If you have enough money to cover the cost of a funeral and burial expenses, those costs will be paid before other debts. There are three things that families must pay for after a death. While costs vary widely, an average funeral in America costs around $10,000. There will be costs associated with the funeral home’s services, the cemetery, and the grave marker or headstone. If your family doesn’t have several thousand dollars to spend on a funeral, make sure you add that amount to your total life insurance coverage.

4. Other expenses

While other expenses like future education costs of dependents and medical bills can be difficult to estimate, it’s still important to account for those costs. Think carefully about these factors as you go through major life changes. When a baby is born or adopted, when you marry or divorce, or if you have a family history of certain types of illnesses, your situation may require an increase in the amount of life insurance you need.

Stay-at-home parents

Many families underestimate the need to buy life insurance for a stay-at-home parent. While there may not be income to replace, in the event of that parent’s death, the other parent will need to continue to work. A stay-at-home parent brings economic value to a home, even if they don’t bring in a paycheck. Estimate how much it will cost per year to hire people to care for the children while the other parent works. Paying off debts like a mortgage, outstanding car loans, and credit cards may be advantageous. Consider the costs of a nanny or babysitter and housekeeper, as well. Don’t forget to add in the costs of a burial and funeral for a stay-at-home parent. These costs can financially devastate a family that isn’t properly insured.

Life insurance for children

When families put life insurance in place for parents, they often wonder if they should also purchase policies for their children. In general, life insurance for healthy kids is inexpensive. Since children don’t typically contribute to the income of a household, there’s no need to purchase life insurance for any amount above funeral and burial costs.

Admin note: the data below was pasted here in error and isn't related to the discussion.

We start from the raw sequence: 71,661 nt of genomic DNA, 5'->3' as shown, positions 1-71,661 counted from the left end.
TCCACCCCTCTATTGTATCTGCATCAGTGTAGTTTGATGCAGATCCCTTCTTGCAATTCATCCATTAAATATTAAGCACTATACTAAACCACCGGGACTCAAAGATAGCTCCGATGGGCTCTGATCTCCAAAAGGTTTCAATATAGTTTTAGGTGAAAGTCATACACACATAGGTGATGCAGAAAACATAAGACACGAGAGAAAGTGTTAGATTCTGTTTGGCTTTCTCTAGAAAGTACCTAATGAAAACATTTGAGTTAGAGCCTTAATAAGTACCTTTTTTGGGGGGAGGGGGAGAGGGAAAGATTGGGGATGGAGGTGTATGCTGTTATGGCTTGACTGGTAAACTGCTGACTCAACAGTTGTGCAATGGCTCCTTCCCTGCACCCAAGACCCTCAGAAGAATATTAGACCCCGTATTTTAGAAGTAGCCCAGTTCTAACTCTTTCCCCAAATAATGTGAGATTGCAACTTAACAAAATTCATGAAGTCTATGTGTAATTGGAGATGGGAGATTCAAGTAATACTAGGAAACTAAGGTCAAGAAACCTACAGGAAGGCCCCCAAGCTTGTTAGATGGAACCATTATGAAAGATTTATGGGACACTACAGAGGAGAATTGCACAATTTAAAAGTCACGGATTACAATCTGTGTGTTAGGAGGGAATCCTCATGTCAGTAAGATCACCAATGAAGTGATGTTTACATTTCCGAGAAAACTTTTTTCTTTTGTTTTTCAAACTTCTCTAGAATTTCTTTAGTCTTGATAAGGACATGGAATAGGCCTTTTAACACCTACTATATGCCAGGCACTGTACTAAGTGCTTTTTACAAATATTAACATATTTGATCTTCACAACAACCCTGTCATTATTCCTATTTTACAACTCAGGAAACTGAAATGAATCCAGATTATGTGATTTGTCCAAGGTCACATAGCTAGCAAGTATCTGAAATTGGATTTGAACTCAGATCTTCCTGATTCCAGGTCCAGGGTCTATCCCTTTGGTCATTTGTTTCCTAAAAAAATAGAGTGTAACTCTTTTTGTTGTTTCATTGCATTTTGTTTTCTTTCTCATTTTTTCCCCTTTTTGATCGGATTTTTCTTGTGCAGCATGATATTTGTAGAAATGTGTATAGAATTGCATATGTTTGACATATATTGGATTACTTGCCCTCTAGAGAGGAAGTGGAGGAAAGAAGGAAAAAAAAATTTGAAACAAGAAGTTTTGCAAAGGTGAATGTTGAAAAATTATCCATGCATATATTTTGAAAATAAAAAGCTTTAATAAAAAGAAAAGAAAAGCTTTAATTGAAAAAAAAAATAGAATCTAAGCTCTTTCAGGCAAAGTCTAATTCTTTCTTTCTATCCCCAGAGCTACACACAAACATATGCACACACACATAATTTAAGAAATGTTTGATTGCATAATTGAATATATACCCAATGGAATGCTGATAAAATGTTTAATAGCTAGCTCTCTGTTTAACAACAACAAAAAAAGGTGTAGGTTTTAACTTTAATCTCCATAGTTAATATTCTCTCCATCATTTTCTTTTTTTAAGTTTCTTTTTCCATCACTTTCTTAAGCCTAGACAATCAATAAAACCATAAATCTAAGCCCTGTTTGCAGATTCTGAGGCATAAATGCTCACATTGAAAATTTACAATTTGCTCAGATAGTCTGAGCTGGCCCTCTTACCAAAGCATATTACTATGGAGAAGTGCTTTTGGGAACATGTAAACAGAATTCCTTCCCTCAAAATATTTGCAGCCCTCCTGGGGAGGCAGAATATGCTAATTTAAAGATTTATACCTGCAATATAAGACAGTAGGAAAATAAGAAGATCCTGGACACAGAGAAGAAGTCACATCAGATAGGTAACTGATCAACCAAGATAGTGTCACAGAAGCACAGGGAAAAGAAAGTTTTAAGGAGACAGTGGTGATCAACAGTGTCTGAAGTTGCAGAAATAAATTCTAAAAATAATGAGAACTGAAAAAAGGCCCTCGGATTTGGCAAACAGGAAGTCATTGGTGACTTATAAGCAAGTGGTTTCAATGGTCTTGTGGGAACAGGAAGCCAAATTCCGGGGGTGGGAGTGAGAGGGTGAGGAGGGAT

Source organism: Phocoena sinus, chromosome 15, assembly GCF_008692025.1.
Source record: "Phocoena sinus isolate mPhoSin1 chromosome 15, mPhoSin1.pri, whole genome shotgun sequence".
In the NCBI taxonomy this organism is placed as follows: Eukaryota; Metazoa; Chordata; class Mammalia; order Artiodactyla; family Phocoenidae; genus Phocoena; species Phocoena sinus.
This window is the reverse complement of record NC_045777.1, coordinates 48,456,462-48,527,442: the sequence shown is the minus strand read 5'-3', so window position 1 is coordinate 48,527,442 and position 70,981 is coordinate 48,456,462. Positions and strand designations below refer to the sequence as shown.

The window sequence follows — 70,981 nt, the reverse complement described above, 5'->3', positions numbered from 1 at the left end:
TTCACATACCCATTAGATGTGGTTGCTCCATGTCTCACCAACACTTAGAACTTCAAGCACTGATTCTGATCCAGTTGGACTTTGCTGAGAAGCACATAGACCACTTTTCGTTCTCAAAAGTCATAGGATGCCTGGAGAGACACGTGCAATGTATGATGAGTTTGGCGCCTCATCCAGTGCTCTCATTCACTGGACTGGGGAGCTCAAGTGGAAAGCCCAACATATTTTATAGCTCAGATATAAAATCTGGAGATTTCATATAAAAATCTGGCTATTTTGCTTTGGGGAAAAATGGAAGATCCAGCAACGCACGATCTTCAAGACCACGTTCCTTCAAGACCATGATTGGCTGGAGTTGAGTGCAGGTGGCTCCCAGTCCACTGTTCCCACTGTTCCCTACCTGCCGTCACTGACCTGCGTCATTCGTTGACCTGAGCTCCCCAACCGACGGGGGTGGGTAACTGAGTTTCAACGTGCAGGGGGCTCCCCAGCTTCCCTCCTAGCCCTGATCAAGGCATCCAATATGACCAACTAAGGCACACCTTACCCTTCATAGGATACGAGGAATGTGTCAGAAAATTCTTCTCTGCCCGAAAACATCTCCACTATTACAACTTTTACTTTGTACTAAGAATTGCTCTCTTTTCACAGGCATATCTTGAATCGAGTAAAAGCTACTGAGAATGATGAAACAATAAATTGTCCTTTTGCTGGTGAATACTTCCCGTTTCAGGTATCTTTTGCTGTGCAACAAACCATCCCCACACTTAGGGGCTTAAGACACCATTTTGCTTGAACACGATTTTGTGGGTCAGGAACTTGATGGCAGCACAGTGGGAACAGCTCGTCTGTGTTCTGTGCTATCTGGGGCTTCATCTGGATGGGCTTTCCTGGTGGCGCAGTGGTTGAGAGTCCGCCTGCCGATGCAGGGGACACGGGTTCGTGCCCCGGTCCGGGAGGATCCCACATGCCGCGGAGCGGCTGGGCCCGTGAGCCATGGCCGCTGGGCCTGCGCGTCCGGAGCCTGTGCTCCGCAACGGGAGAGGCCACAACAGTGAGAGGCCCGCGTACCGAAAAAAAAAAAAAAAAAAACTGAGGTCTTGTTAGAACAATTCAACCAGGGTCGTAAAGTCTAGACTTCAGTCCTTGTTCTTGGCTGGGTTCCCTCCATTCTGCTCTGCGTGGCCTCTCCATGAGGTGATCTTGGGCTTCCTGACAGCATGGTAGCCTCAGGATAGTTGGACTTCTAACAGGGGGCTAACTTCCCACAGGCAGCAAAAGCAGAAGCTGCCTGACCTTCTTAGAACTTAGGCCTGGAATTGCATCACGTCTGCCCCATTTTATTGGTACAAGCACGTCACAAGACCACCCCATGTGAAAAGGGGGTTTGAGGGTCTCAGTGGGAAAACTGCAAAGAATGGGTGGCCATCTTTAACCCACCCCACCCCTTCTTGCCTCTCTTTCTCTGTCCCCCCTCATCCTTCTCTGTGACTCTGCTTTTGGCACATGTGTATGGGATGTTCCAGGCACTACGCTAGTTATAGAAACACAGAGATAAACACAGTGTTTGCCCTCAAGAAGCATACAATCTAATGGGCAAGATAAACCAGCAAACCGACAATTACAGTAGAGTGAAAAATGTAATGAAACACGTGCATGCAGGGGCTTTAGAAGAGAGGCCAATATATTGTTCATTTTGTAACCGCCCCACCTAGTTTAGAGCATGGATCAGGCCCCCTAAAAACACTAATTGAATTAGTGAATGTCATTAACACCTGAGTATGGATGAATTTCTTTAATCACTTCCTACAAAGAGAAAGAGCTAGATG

Adding to an existing life insurance policy

As interest rates and inflation change, you may find that you need more insurance to compensate. For growing families, increasing the total amount of life insurance may be necessary. Every few years, go through this process again to consider new financial developments. As your family’s dependence on you decreases and your savings balance increases, you may also find that you need less life insurance over time. If you decide to add more life insurance to your existing policy, you may need to have a medical exam. The insurance company will ask for personal information about your occupation and health condition. When seeking life insurance, it’s important to be completely honest throughout the underwriting process. While misrepresenting facts may reduce your premium in the short term, it exposes your beneficiaries to the possibility that their claim will be denied by the insurance company upon your death.

In short

The most important thing to remember when calculating the amount of life insurance you need for yourself and for your loved ones is that the number doesn’t represent the relationship. How much life insurance you need is completely dependent on your debts, how much money your loved ones would have immediately available to them in the event of your death, and how much income you need to replace. It’s smart to consider other expenses like funeral and burial arrangements as a courtesy to your family and friends. The amount of life insurance you buy is a very personal decision, but taking the time to consider it carefully is an act of loving kindness.